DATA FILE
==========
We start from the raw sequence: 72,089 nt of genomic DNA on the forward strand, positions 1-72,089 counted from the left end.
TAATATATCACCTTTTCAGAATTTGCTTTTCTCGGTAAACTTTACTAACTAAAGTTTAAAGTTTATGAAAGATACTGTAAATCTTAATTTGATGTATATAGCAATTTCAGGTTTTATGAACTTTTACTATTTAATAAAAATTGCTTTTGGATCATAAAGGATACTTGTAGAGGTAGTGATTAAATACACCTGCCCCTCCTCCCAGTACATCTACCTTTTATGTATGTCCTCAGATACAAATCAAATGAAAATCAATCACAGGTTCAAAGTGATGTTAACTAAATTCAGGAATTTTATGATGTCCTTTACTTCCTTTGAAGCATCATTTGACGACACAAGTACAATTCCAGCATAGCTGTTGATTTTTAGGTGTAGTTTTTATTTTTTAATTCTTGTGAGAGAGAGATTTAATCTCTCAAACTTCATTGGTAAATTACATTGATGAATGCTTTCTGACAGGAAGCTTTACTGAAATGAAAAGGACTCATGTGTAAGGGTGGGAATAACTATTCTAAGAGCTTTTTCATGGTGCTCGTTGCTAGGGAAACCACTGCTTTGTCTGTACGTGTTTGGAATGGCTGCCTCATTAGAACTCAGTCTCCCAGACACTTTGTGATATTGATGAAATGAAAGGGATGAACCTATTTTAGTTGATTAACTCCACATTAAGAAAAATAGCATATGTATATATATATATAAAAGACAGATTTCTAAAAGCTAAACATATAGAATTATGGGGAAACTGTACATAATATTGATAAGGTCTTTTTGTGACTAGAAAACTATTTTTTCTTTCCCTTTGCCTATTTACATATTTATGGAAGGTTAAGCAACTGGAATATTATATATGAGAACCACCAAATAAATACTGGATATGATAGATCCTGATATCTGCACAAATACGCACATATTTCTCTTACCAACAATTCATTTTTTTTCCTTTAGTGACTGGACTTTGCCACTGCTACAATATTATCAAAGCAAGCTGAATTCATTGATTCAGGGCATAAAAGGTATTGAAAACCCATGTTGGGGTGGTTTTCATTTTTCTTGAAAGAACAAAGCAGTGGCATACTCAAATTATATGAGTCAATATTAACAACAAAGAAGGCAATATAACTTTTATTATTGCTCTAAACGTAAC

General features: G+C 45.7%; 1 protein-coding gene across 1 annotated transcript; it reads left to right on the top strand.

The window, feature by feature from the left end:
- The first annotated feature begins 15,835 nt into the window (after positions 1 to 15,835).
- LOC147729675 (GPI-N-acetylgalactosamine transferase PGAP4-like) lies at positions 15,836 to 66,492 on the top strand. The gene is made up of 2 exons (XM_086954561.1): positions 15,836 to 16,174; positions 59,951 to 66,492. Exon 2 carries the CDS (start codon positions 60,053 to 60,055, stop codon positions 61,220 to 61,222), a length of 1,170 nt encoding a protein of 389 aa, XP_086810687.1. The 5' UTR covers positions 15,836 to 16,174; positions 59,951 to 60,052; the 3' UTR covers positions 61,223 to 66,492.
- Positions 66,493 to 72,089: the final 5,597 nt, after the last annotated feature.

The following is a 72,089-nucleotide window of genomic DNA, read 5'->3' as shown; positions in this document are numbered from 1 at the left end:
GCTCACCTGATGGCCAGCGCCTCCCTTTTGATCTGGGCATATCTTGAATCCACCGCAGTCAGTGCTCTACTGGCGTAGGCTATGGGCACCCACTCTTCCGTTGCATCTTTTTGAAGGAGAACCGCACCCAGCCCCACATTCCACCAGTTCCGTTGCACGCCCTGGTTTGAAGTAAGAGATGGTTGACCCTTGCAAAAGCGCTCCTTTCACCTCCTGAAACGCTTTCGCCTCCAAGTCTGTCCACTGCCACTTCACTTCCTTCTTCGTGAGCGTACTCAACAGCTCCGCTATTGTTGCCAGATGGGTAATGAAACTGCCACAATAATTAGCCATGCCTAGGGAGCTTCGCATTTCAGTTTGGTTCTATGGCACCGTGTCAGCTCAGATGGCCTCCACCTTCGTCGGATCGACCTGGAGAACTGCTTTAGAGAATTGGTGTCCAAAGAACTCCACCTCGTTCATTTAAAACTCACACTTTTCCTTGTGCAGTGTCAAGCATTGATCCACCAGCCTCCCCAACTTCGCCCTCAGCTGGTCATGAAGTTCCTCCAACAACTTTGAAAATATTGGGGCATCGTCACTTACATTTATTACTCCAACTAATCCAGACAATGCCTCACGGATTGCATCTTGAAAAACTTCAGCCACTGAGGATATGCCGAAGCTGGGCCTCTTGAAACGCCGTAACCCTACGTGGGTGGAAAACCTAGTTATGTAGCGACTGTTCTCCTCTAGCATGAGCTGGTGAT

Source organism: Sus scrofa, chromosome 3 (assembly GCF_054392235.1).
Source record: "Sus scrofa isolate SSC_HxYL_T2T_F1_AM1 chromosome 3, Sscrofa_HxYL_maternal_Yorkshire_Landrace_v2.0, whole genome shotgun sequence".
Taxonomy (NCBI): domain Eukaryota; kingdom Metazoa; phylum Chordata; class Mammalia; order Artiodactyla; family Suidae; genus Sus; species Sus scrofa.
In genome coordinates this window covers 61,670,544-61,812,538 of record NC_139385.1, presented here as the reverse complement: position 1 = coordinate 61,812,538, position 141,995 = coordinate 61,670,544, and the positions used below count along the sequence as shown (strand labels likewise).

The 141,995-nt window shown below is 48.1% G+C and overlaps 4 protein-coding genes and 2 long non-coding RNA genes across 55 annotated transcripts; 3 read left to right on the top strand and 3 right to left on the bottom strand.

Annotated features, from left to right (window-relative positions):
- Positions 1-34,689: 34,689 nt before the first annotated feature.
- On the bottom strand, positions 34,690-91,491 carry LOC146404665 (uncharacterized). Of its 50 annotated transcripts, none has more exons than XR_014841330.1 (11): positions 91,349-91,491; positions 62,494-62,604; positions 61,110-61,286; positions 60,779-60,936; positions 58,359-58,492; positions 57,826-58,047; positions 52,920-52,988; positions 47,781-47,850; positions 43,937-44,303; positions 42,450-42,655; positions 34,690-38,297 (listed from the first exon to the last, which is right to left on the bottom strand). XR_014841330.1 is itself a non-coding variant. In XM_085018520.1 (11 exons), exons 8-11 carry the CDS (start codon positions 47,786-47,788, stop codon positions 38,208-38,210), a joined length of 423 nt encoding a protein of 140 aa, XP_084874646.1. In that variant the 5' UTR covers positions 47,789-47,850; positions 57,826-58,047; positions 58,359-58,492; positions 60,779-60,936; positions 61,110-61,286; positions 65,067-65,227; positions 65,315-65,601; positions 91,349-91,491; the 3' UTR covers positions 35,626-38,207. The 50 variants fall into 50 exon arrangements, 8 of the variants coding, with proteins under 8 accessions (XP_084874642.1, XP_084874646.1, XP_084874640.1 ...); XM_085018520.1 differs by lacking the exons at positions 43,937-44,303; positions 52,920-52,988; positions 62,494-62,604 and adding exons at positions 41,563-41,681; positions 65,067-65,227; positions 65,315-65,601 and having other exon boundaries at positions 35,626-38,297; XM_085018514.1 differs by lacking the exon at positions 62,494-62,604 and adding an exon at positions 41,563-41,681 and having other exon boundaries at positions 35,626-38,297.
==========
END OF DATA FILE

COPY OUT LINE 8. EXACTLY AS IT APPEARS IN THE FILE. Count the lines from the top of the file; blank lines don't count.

The following is a 72,089-nucleotide window of genomic DNA, read 5'->3' as shown; positions in this document are numbered from 1 at the left end: